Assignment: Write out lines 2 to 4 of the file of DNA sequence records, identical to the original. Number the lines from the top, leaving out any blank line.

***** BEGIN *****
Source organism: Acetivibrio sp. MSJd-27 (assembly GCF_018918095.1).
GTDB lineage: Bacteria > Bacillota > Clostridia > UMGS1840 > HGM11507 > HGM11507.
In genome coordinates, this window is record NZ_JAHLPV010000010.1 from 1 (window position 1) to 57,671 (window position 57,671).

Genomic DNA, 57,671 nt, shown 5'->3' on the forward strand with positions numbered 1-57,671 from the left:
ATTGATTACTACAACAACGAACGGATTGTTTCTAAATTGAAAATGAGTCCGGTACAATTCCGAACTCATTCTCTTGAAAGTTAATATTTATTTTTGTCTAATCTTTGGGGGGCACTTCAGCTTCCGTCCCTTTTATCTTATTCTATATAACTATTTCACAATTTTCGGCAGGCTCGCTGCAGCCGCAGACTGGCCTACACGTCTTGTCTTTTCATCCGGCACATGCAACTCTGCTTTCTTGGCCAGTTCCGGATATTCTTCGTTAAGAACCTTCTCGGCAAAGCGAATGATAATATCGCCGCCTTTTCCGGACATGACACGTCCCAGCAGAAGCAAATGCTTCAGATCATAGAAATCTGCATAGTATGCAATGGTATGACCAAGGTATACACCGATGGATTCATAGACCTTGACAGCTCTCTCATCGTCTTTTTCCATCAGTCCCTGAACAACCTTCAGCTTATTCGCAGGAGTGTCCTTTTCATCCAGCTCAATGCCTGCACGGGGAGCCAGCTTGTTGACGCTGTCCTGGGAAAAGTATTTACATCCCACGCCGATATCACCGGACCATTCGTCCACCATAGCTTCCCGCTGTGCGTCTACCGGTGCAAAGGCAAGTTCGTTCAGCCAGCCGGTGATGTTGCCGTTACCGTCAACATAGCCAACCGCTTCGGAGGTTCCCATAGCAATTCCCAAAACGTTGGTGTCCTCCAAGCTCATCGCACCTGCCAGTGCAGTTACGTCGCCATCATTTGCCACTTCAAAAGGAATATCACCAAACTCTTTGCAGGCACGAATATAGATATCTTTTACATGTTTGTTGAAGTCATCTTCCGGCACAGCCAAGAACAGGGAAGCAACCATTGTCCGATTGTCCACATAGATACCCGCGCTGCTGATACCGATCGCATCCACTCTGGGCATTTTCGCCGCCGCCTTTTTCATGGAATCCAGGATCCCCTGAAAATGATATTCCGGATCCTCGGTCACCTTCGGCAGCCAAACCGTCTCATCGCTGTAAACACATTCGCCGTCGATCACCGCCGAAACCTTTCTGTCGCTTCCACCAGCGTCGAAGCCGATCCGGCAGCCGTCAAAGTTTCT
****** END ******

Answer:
GTDB lineage: Bacteria > Bacillota > Clostridia > UMGS1840 > HGM11507 > HGM11507.
In genome coordinates, this window is record NZ_JAHLPV010000010.1 from 1 (window position 1) to 57,671 (window position 57,671).

Genomic DNA, 57,671 nt, shown 5'->3' on the forward strand with positions numbered 1-57,671 from the left: